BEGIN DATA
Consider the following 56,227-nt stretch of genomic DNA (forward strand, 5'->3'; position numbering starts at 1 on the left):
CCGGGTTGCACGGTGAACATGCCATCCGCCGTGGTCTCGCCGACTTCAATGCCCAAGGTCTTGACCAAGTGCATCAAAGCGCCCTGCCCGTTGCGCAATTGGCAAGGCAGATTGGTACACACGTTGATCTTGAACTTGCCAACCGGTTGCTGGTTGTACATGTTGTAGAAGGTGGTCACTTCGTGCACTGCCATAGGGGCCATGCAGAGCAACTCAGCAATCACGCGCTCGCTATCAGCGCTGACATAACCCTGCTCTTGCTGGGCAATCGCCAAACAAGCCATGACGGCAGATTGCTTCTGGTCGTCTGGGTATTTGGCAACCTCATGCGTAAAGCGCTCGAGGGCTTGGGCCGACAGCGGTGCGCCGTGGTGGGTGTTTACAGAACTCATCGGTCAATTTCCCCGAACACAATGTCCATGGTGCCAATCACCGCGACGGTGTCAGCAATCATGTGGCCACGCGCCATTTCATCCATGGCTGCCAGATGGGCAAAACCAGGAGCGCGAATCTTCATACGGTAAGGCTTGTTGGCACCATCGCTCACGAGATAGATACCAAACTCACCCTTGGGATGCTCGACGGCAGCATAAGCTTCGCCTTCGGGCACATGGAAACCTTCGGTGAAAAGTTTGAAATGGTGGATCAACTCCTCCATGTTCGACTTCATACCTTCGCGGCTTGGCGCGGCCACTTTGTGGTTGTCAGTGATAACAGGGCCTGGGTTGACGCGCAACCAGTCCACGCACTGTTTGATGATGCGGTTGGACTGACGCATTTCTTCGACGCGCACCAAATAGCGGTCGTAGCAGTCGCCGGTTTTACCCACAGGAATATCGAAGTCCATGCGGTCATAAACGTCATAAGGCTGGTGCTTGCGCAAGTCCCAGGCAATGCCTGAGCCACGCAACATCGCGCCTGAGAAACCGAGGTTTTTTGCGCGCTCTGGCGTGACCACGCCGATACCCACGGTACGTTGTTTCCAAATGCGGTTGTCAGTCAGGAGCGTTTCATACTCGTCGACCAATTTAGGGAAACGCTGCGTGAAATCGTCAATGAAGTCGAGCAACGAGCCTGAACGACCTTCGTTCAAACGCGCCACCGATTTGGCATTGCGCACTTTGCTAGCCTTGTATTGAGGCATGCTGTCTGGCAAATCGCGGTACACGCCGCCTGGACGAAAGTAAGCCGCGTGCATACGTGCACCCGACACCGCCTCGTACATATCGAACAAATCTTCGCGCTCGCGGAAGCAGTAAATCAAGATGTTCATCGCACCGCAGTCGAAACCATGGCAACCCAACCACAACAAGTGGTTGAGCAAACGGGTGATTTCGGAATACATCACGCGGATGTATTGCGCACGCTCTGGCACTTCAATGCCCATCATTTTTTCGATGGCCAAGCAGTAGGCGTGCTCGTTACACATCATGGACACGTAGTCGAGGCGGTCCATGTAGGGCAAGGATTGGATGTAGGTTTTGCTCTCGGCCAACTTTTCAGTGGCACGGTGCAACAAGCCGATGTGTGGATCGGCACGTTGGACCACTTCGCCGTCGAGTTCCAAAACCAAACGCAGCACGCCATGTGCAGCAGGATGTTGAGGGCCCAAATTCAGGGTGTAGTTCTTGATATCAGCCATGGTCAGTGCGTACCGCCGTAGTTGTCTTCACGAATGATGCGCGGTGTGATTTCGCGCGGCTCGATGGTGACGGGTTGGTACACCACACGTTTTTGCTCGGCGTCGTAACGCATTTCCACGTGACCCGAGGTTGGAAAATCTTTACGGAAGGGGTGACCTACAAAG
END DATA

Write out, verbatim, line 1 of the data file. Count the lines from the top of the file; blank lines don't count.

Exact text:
Consider the following 56,227-nt stretch of genomic DNA (forward strand, 5'->3'; position numbering starts at 1 on the left):